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Conservationists Oppose Moving BLM HQ to Western State

Cedar Mesa in Southern Utah is part of thousands of square miles of public lands in the Western United States. Federal officials are considering moving the BLM's headquarters from Washington, D.C.  to a western state to better manage public lands. (HannahCowan/BLM)
Cedar Mesa in Southern Utah is part of thousands of square miles of public lands in the Western United States. Federal officials are considering moving the BLM's headquarters from Washington, D.C. to a western state to better manage public lands. (HannahCowan/BLM)
May 20, 2019

SALT LAKE CITY — Federal officials say they plan to reveal later this year whether they will relocate the Bureau of Land Management headquarters to a Western state. The stated goal is to better manage federally owned public lands, which are mostly in the West. But conservation have questioned the Trump administration's motives.

States such as Utah, Arizona, Idaho, New Mexico and Colorado have been most prominently mentioned for the relocation. Ashley Soltysiak with the Sierra Club of Utah said they see no real reason for the move.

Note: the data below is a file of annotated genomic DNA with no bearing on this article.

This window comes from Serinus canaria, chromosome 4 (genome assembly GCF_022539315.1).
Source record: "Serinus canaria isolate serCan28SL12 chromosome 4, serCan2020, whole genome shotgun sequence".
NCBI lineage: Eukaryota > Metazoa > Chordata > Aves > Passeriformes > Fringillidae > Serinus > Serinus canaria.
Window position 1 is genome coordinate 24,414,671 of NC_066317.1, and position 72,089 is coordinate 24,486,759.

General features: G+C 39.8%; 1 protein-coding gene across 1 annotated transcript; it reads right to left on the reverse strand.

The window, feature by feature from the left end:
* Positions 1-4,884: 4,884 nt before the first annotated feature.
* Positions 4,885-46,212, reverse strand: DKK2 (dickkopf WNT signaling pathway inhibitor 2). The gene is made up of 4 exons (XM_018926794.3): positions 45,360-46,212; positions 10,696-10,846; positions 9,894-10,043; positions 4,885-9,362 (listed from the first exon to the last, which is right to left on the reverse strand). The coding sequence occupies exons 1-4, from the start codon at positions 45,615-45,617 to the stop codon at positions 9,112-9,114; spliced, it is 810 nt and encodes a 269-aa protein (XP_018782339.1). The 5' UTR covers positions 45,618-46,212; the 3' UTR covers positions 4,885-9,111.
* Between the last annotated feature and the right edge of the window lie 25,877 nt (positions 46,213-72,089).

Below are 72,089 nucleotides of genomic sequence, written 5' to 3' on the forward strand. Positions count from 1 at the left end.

"I think that the current system is working - sort of that 'if it's not broke don't fix it' mentality,” Soltysiak said. “But there are field offices throughout the West, and they communicate regularly with headquarters. And so I don't see a huge benefit to moving the headquarters west."

Soltysiak said the states being considered have large contingents of legislators and other interests who want the states to control federal lands.

Conservation groups such as the Sierra Club and others have fought for years to keep public lands under federal control. They are concerned that those lands could be opened up for mineral leases or other development or might be sold outright to private interests.

Currently, the federal government owns more than one-third of all the land in the five states, and controls more than 60% of both Idaho and Utah.

Shifting control of public lands to sates has long been a goal of many western-state conservatives, who say the federal government controls too much of their land. Soltysiak said moving a large agency such as the BLM out of Washington could be an enormous and unnecessary expense.

"There's been no dollar sign that's been placed on this reorganization," she said. "And these types of changes don't come without a pretty major cost, which could be massive for an agency that has already been underfunded and has limited resources.”

Over the last two years, the Trump administration has acted aggressively to remove parts of national monuments and limit future designations. In Utah, a presidential order removed millions of acres of land from both the Bears Ears and Grand Staircase-Escalante monuments.

Department of the Interior officials say September is their deadline to announce details of any decision to relocate the BLM.

Mark Richardson, Public News Service - UT